The performer comes forward with a soup-plate in one hand and two silk handkerchiefs in the other. The plate, after being shown empty, is placed upon the ground, inverted, whilst the performer takes the handkerchiefs in his hands, and commences to roll them up in them. He rubs his hands together, and, on opening them, the handkerchiefs are found to have melted completely away. The soup-plate is then raised by one of the company, and the handkerchiefs are found beneath.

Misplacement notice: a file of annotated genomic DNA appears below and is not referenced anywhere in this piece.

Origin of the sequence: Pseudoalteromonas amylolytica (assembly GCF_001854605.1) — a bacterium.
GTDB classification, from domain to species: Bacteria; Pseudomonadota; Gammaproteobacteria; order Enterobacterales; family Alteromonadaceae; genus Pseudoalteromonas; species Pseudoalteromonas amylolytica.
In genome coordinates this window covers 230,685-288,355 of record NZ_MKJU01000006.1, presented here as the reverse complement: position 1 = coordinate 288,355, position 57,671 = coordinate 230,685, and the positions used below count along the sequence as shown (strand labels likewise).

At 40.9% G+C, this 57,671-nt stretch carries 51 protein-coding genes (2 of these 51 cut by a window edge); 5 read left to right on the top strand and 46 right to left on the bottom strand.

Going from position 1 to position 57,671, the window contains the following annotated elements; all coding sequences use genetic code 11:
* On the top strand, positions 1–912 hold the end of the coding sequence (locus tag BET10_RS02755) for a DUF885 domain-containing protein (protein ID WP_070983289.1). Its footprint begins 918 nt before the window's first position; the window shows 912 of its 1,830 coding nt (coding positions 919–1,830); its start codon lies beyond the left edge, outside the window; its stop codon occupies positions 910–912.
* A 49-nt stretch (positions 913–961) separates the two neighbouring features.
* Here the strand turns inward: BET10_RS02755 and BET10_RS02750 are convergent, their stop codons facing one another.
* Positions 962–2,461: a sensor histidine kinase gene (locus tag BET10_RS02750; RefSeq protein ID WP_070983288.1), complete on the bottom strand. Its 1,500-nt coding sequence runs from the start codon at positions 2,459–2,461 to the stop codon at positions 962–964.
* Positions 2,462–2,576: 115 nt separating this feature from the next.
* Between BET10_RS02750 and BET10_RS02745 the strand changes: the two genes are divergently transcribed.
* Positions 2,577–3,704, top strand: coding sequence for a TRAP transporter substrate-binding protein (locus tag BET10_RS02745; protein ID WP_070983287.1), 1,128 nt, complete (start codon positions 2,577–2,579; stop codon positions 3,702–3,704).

The soup-plate portion of the trick is thus easily managed: The performer has balled up under the fingers of the hand holding the plate duplicate handkerchiefs of those he holds openly in the other hand. They are of very fine silk, and so are easily concealed. As he boldly shows the inside of the plate, where the fingers are, the spectators never suspect the presence of the handkerchiefs, or of anything else. As the plate is laid carelessly upon the floor, it is drawn a few inches towards the performer, the side that is towards the company scraping the ground. In this way the handkerchiefs are got underneath. The melting away of the handkerchiefs is accomplished with the aid of the plain-looking implement depicted at Fig. 45. It is constructed of wood, is hollow, and is blackened on the outside. Through the end is a hole, and through that is passed a piece of stout elastic, having a knot on the inside. On the side seam of the vest is sewn a ring, and the end of the elastic, after being passed through this, is brought round the back and left side, and fastened securely to a button in front. This great length is necessary for the facile performance of the trick. When at rest, the wooden holder rests against the ring on the vest. After the performer has finished placing the plate upon the floor, he retires to the stage, and stands sideways to the company. Supposing the holder to be on his right side, that side would be nearest the company. First of all, the sleeves are turned very far back, and then, under cover of the right forearm, the left hand seizes the holder, and, drawing it out of concealment, places it in the right hand, where the handkerchiefs are being held. The performer may get out the holder before this, if he pleases—the proper time for so doing being whenever a favourable opportunity presents itself—and keep it palmed in the right hand. The arm will always prevent the elastic being seen by the company. With his arms outstretched, and the hands together, the performer proceeds to gather in the handkerchiefs by slow degrees, the fingers of the left hand pushing them into the holder. When they are all pushed home, the hands are opened slightly, the left hand only being moved for this purpose, and the holder, thus released, flies back until stopped by the ring. The performer continues rubbing away the handkerchiefs, still supposed to be in his hand, and he must act as though they were being rolled into an ever-decreasing ball, the final kneading being done by the tips of the fingers of the right hand, working in the palm of the left hand. All that now remains is to have the plate lifted. The trick may be prolonged and varied if the performer has a second holder on his left side containing handkerchiefs of other colours to those first used. By getting this holder out and rolling up the handkerchiefs from under the plate, the new handkerchiefs may be got out and the old ones substituted. Or the trick may be done the other way round, and the change executed first, the second handkerchiefs being found under the plate. There is no reason why this trick should not be even more elaborated, and further changes of handkerchiefs made. This may be done by means of a holder, some four inches in length, open at each end, and connected with the elastic by a metal fork-shaped piece, upon which it swivels by means of a pin passing through the centre. Each side can contain handkerchiefs of different colours, the pin through the centre preventing their becoming mixed with one another, and a variety of changes made, which will be intensely bewildering to the spectators, especially as the performer each time gives the handkerchief for examination, and shows his hands empty. The perfect simplicity and completeness of the method of vanishing permits of its being repeated any number of times, each successive change or disappearance causing fresh wonderment. Care must, however, be taken, in each instance, that the handkerchiefs are pressed well home in the holder, as an exposed portion might be seen as it flashed under the coat; whilst there is still greater danger of its subsequently working out and becoming slowly visible to the company. If the great length of elastic which I have recommended were not employed, the performer would not be able to stretch his arms out to their full extent in front of him; and it is highly essential for effect that the hands should be as far removed from the body as possible. The ingenuity of the performer will enable him to employ the holder in many tricks in which handkerchiefs take part.